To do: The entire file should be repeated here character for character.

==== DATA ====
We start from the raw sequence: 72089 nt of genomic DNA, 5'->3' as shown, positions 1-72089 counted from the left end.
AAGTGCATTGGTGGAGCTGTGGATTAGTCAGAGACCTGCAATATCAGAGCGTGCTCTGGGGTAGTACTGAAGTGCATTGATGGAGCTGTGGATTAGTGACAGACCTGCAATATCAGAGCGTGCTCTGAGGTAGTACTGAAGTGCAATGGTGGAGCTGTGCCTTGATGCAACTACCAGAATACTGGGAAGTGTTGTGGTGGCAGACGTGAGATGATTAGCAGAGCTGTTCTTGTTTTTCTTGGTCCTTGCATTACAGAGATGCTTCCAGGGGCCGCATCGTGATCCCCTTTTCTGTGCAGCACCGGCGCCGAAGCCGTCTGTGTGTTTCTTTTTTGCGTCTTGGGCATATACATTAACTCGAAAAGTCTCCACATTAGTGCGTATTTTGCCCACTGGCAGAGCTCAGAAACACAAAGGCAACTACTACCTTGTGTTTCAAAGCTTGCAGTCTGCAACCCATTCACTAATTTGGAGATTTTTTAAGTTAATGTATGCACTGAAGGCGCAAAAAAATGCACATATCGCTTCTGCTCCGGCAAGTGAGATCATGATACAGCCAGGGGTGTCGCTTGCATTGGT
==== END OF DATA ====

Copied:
We start from the raw sequence: 72089 nt of genomic DNA, 5'->3' as shown, positions 1-72089 counted from the left end.
AAGTGCATTGGTGGAGCTGTGGATTAGTCAGAGACCTGCAATATCAGAGCGTGCTCTGGGGTAGTACTGAAGTGCATTGATGGAGCTGTGGATTAGTGACAGACCTGCAATATCAGAGCGTGCTCTGAGGTAGTACTGAAGTGCAATGGTGGAGCTGTGCCTTGATGCAACTACCAGAATACTGGGAAGTGTTGTGGTGGCAGACGTGAGATGATTAGCAGAGCTGTTCTTGTTTTTCTTGGTCCTTGCATTACAGAGATGCTTCCAGGGGCCGCATCGTGATCCCCTTTTCTGTGCAGCACCGGCGCCGAAGCCGTCTGTGTGTTTCTTTTTTGCGTCTTGGGCATATACATTAACTCGAAAAGTCTCCACATTAGTGCGTATTTTGCCCACTGGCAGAGCTCAGAAACACAAAGGCAACTACTACCTTGTGTTTCAAAGCTTGCAGTCTGCAACCCATTCACTAATTTGGAGATTTTTTAAGTTAATGTATGCACTGAAGGCGCAAAAAAATGCACATATCGCTTCTGCTCCGGCAAGTGAGATCATGATACAGCCAGGGGTGTCGCTTGCATTGGT